One of my favorite places to explore over the past 30 years is the Los Penasquitos Lagoon at Torrey Pines State Natural Reserve. Can I take you on tour?
Ok! Let’s go!
Located between Del Mar to the north and the border of San Diego to the south, the Los Penasquitos Lagoon is a 510-acre coastal salt marsh estuary.
—>San Diego Lagoons and Nature Centers<—
Meaning “The Little Cliffs” in Spanish, the Los Penasquitos frames the northern part of the Torrey Pines State Natural Reserve.
The Los Penasquitos Lagoon is a Salt Marsh?
Los Penasquitos Lagoon is one of the last salt marshes in southern California. The lagoon supports many plants and animals, including seven threatened or endangered species.
Another interesting fact is that this lagoon also serves as a refuge for migratory birds that use the Pacific Flyway.
—>Best San Diego Birding Hotspots<—
Since joining the State Park System, there have been quite a few changes to help increase the overall tidal flow here at the Los Penasquitos Lagoon.
Let’s now have a look.
Places nearby– Torrey Pines State Beach
Torrey Pines State Natural Reserve
Activities– Hiking, bird watching
Los Penasquitos Lagoon History
Development within the lagoon in the 1880s and the 1930s has modified the lagoons’ hydrology process.
There are several reasons for how this eventually happened.
Sante Fe Railroad Track at the Los Penasquitos Lagoon
First, in 1925, the Sante Fe Railroad built a single-track roadbed causeway embarkment down the center of the lagoon for its Surfline.
Can you believe that this track is still in use today daily?
The embarkment severely restricted the normal historical lagoon drainage for the first time, ultimately changing the tidal flow.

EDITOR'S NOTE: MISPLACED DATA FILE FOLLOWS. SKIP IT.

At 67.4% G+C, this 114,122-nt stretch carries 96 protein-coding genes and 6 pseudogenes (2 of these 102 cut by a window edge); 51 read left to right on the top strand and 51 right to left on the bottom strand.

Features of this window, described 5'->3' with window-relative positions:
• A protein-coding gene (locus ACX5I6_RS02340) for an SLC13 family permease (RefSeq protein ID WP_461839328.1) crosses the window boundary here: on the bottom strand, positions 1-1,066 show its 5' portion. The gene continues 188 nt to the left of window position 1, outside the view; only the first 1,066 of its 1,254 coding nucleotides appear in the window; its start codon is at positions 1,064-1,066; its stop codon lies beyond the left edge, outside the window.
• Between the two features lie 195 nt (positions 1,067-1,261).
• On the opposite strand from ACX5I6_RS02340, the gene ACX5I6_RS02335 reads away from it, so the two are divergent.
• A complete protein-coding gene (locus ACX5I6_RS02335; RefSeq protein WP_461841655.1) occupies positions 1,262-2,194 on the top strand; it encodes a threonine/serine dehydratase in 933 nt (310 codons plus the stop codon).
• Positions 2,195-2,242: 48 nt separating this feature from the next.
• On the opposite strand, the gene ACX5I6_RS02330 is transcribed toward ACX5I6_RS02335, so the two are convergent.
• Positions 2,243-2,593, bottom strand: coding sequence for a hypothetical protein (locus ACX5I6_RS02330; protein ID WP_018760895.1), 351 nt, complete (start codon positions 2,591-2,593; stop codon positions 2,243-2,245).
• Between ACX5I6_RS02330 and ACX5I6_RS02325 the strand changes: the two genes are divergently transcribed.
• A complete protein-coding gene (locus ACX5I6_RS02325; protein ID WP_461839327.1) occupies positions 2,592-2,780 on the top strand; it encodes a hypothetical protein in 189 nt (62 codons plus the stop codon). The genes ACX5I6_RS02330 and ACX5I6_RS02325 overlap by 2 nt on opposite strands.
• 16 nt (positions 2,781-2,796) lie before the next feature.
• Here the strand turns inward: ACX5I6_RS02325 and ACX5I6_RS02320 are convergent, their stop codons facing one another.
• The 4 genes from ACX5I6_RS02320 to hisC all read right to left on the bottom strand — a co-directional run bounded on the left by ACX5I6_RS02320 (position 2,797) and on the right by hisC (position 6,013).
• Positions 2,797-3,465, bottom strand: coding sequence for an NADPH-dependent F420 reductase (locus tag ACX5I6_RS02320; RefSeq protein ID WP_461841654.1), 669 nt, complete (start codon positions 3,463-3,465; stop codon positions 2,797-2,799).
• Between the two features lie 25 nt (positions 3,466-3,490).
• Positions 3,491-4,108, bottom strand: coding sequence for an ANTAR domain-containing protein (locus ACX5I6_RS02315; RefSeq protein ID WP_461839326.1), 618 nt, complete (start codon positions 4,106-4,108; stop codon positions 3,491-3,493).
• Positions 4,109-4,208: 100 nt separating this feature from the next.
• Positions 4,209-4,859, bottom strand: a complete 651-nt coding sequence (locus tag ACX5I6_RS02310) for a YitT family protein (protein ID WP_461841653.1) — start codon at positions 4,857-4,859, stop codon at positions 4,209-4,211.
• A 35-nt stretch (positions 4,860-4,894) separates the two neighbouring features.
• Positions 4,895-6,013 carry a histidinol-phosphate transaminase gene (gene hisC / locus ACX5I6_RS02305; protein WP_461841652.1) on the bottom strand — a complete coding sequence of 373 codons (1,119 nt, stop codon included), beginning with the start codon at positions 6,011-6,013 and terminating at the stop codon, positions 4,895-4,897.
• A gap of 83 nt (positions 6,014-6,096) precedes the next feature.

A New Highway 101 Bridge Over the Los Penasquitos Lagoon
In the 1930s, the Pacific Coast Highway, known as US Route 101, was expanded, the roadbed along the beach heightened, and a bridge built over the lagoon’s mouth.
The waterway under the bridge would continually get clogged with sand and debris due to the 72 wooden pilings. This debris, in turn, would impact the water flow between the ocean and the lagoon.
In 2005, a new bridge was built for uninhibited water flow.
Do you notice that there are only four cement pilings? Because of this, the lagoon being closed off by sand and debris doesn’t happen anymore.
Due to the very low tide, the tidal flow out to the beach is more vital than usual.
Fun fact- My husband and I would consistently come out here to Torrey Pines State Beach back in the early 1990’s when we were dating.
One of our favorite things to do was to go at night with flashlights. Looking for gray smoothhound sharks, we would shine the light into the mouth of lagoon. Their eyes would glow green with the reflection of light.
Let’s now look at the lagoon’s mouth from on top of the bridge on Highway 101.
Do you see the metal pole sticking out of the water towards the left? That monitor keeps track of the tidal flow in and out of the lagoon.
North Beach Entrance Parking Lot at Torrey Pines State Beach
In 1983 the Los Penasquitos Lagoon Foundation was established. The primary function of this foundation is to keep the mouth of the lagoon open, improve circulation, and restore critical habitat.